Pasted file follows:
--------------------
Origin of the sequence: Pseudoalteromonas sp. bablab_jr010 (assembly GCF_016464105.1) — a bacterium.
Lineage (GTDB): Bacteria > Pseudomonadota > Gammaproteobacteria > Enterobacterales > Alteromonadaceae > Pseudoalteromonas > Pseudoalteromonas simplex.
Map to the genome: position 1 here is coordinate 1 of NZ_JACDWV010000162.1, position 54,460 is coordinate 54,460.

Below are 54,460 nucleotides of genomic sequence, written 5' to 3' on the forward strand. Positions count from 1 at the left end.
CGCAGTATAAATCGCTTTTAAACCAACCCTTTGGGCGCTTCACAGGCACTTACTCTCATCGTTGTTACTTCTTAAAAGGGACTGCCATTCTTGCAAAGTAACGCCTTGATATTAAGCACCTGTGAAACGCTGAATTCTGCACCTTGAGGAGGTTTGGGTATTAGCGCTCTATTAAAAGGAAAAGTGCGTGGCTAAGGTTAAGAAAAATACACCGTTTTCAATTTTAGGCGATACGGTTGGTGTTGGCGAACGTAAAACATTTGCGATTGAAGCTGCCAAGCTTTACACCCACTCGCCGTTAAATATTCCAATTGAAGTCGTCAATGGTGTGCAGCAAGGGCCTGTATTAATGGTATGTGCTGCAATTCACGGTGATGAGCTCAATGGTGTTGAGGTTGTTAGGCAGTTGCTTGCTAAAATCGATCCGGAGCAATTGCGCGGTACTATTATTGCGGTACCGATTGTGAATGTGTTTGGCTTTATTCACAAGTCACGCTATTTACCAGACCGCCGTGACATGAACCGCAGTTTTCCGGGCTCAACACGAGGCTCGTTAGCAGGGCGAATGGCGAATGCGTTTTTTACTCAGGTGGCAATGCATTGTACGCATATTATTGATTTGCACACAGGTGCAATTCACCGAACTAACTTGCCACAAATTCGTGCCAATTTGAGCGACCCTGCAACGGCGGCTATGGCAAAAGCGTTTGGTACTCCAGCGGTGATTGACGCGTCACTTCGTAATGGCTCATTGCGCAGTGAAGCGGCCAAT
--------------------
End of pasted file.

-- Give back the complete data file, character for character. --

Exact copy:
Origin of the sequence: Pseudoalteromonas sp. bablab_jr010 (assembly GCF_016464105.1) — a bacterium.
Lineage (GTDB): Bacteria > Pseudomonadota > Gammaproteobacteria > Enterobacterales > Alteromonadaceae > Pseudoalteromonas > Pseudoalteromonas simplex.
Map to the genome: position 1 here is coordinate 1 of NZ_JACDWV010000162.1, position 54,460 is coordinate 54,460.

Below are 54,460 nucleotides of genomic sequence, written 5' to 3' on the forward strand. Positions count from 1 at the left end.
CGCAGTATAAATCGCTTTTAAACCAACCCTTTGGGCGCTTCACAGGCACTTACTCTCATCGTTGTTACTTCTTAAAAGGGACTGCCATTCTTGCAAAGTAACGCCTTGATATTAAGCACCTGTGAAACGCTGAATTCTGCACCTTGAGGAGGTTTGGGTATTAGCGCTCTATTAAAAGGAAAAGTGCGTGGCTAAGGTTAAGAAAAATACACCGTTTTCAATTTTAGGCGATACGGTTGGTGTTGGCGAACGTAAAACATTTGCGATTGAAGCTGCCAAGCTTTACACCCACTCGCCGTTAAATATTCCAATTGAAGTCGTCAATGGTGTGCAGCAAGGGCCTGTATTAATGGTATGTGCTGCAATTCACGGTGATGAGCTCAATGGTGTTGAGGTTGTTAGGCAGTTGCTTGCTAAAATCGATCCGGAGCAATTGCGCGGTACTATTATTGCGGTACCGATTGTGAATGTGTTTGGCTTTATTCACAAGTCACGCTATTTACCAGACCGCCGTGACATGAACCGCAGTTTTCCGGGCTCAACACGAGGCTCGTTAGCAGGGCGAATGGCGAATGCGTTTTTTACTCAGGTGGCAATGCATTGTACGCATATTATTGATTTGCACACAGGTGCAATTCACCGAACTAACTTGCCACAAATTCGTGCCAATTTGAGCGACCCTGCAACGGCGGCTATGGCAAAAGCGTTTGGTACTCCAGCGGTGATTGACGCGTCACTTCGTAATGGCTCATTGCGCAGTGAAGCGGCCAAT